High-school Social Studies teacher Steven Serling knows what democratic engagement can do for young people. A advocate of learning-by-doing, Mr. Serling emphasizes the way in which youth participation in PB encourages young people to become engaged citizens, effective communicators, and thoughtful decision makers.
Unsurprisingly, Mr. Serling has been nominated for a hometown hero award. He’s certainly got our vote!
How old are your students, and what kinds of classes are PB-goers enrolled in?
I teach 12th grade students at Park East High School in East Harlem, Manhattan. Most of my students are anywhere between 16 and 18, and I teach social studies—so economics and government classes. While my entire class doesn’t participate in PB, I kind of throw the option out there and interested parties attend.
What got you interested in PB? What made you want to get your students involved?
I’ve always liked to get students outside of the classroom, and a lot of what I do and what I’m interested in is getting students to truly experience their community. My goal is that they enjoy their community, they utilize their community, and they feel like a part of their community. To do that, my assistant principal, Dr. Suzy Ort and I felt that one of the activities that was very practical—and aligned with my curriculum surrounding participatory government—was student involvement in PB. It’s truly a way for youth to be directly involved in democracy.
I’d imagine that the first challenge is getting them into it: what really got your students interested? Are there hot-button issues for them?
Well, in Economics we talk about the allocation of scarce resources, and in my Government class we also talk about how we can improve and engage our communities with resources. So, when we started talking about the needs and wants of our community, what seemed to be most important to my students were issues within the school—specifically surrounding technology.
Right now we have three full laptop carts and smartboards that we actually got through a previous PB cycle. So, the kids know that PB is a viable way to improve our school—that it truly affects them and is very real. And that’s the difference. When I talk about government in a theoretical way or about current events in the classroom, they’re learning about it, but it’s not the same. With Council-Speaker Melissa Mark-Viverito’s office spearheading PB here in District 8, the students really get a feel for democracy and the workings of our government.
What was working with her office like?
She’s certainly one of the huge supporters of PB here in New York City. She allocated $2 million to District 8’s process this year and lowered the PB voting age to 14. So now all our High School students—from grades nine through twelve—can be part of the process. So she’s really gone above and beyond. Her Director of Community Affairs, Max Cantarero spearheaded the day-to-day process working with my students, helping them understand the entire process from the beginning. It’s not everyday that youth get to work together directly with government officials.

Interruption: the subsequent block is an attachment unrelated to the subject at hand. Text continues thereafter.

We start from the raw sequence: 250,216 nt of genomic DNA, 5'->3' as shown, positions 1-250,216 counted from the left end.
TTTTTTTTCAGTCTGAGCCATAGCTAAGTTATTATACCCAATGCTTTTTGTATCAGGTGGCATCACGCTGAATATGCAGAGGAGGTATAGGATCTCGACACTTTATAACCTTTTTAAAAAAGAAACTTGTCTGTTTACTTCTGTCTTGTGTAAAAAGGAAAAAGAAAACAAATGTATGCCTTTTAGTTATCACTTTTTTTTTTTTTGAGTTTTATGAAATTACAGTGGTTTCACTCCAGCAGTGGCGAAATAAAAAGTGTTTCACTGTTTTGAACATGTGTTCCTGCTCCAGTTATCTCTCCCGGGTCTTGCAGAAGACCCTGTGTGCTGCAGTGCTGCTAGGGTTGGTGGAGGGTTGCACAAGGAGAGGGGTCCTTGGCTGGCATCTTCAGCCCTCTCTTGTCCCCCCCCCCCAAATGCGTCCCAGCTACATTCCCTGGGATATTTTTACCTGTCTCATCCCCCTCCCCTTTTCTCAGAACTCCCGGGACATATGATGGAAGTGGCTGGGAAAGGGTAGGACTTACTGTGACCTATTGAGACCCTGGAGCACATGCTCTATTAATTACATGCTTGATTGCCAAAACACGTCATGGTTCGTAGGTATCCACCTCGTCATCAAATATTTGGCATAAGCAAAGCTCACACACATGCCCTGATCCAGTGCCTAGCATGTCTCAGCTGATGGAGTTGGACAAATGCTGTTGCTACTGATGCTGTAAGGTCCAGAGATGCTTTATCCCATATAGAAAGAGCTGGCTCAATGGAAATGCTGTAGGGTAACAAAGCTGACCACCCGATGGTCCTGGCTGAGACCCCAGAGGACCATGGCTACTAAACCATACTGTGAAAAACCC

Educators and the public are often interested in creating a conversational, engaged, and cooperative classroom dynamic. Did having some students go to PB meetings affect classroom discussion at all?
In terms of learning, I think it went beyond becoming familiar with resource allocation and government voting for my students. These kids got to meet other people who care deeply and are engaged in their community, they learned how to work in groups with strangers, and they developed skills to reach a consensus though engaged, constructive discussion.
What surprised you or the students about the process? What were the challenges?
The surprise for my students was that they could actually be involved in government. You tend to assume that older people—only those who are elected officials—have a real say in what does or doesn’t happen. But the students felt like they were part of something real and effective.
One major challenge was actually winning our project. This year we lost, so there was some disappointment, but it’s definitely a learning experience all around, and the five projects that were chosen seem like they’ll improve our community too.
And we’re already thinking about possibilities for next year’s projects! I know that one idea that was floated around already was the prospect of creating a green roof for our school. We have an unused roof on top of the building with an emergency lock on it, and it’s really a large space. Kid’s were saying, “What if we could go out there for lunch? Couldn’t science classes use it? What if we had composting out there?” A bunch of ideas were being generated.
Do you anticipate making any changes in the way you get students involved in the process or in the way you shape curriculum around PB?
Yes, I actually think I’m going to teach a complete unit on PB now. It’s such a tangible, important governmental process. The actual class that I teach is called “Participation in Government,” and PB could be an integral part of that particular class.
Is there anything else that you’d like to say?
Schools, public housing and many other institutions that use PB have many needs and wants that are often unable to be funded through their normal budget allocations. PB makes public funds available that directly help community institutions attain some of their needs and wants to benefit so many people.
I’d also like to emphasize that the youth component of this process is very unique. The fact that PB let’s young people get involved in government is not really the norm. The PB process gives them ownership in their city. That kind of ownership will hopefully help them become well informed, positive, and involved citizens of their communities later in life, and that’s why I think PB is very powerful, and should be modeled across the nation.